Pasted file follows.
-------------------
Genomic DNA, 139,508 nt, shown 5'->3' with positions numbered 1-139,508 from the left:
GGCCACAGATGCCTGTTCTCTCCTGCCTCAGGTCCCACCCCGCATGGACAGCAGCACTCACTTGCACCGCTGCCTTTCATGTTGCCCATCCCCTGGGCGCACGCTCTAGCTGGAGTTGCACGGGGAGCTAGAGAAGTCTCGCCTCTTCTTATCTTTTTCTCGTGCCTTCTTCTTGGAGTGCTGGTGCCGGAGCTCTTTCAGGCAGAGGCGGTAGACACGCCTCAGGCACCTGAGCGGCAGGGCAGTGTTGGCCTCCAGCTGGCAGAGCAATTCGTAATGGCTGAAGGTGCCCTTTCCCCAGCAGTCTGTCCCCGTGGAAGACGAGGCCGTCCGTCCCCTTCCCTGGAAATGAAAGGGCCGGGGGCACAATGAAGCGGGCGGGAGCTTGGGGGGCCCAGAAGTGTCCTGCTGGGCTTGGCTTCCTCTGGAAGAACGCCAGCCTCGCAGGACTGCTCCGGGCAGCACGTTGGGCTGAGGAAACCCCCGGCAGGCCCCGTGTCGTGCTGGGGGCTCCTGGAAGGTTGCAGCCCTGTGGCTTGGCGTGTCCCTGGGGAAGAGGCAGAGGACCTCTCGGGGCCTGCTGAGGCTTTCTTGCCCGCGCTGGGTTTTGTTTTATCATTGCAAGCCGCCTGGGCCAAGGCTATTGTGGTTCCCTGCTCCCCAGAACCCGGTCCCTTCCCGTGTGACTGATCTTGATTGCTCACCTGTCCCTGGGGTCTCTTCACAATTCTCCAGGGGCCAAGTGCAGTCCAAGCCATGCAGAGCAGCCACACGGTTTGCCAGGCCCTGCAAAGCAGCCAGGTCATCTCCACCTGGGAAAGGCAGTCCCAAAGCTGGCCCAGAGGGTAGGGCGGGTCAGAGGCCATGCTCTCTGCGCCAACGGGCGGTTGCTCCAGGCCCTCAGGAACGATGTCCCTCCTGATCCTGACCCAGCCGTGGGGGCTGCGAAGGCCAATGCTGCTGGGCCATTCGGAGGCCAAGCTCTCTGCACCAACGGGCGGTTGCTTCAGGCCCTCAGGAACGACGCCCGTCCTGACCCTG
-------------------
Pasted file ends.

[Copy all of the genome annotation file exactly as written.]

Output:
Genomic DNA, 139,508 nt, shown 5'->3' with positions numbered 1-139,508 from the left:
GGCCACAGATGCCTGTTCTCTCCTGCCTCAGGTCCCACCCCGCATGGACAGCAGCACTCACTTGCACCGCTGCCTTTCATGTTGCCCATCCCCTGGGCGCACGCTCTAGCTGGAGTTGCACGGGGAGCTAGAGAAGTCTCGCCTCTTCTTATCTTTTTCTCGTGCCTTCTTCTTGGAGTGCTGGTGCCGGAGCTCTTTCAGGCAGAGGCGGTAGACACGCCTCAGGCACCTGAGCGGCAGGGCAGTGTTGGCCTCCAGCTGGCAGAGCAATTCGTAATGGCTGAAGGTGCCCTTTCCCCAGCAGTCTGTCCCCGTGGAAGACGAGGCCGTCCGTCCCCTTCCCTGGAAATGAAAGGGCCGGGGGCACAATGAAGCGGGCGGGAGCTTGGGGGGCCCAGAAGTGTCCTGCTGGGCTTGGCTTCCTCTGGAAGAACGCCAGCCTCGCAGGACTGCTCCGGGCAGCACGTTGGGCTGAGGAAACCCCCGGCAGGCCCCGTGTCGTGCTGGGGGCTCCTGGAAGGTTGCAGCCCTGTGGCTTGGCGTGTCCCTGGGGAAGAGGCAGAGGACCTCTCGGGGCCTGCTGAGGCTTTCTTGCCCGCGCTGGGTTTTGTTTTATCATTGCAAGCCGCCTGGGCCAAGGCTATTGTGGTTCCCTGCTCCCCAGAACCCGGTCCCTTCCCGTGTGACTGATCTTGATTGCTCACCTGTCCCTGGGGTCTCTTCACAATTCTCCAGGGGCCAAGTGCAGTCCAAGCCATGCAGAGCAGCCACACGGTTTGCCAGGCCCTGCAAAGCAGCCAGGTCATCTCCACCTGGGAAAGGCAGTCCCAAAGCTGGCCCAGAGGGTAGGGCGGGTCAGAGGCCATGCTCTCTGCGCCAACGGGCGGTTGCTCCAGGCCCTCAGGAACGATGTCCCTCCTGATCCTGACCCAGCCGTGGGGGCTGCGAAGGCCAATGCTGCTGGGCCATTCGGAGGCCAAGCTCTCTGCACCAACGGGCGGTTGCTTCAGGCCCTCAGGAACGACGCCCGTCCTGACCCTG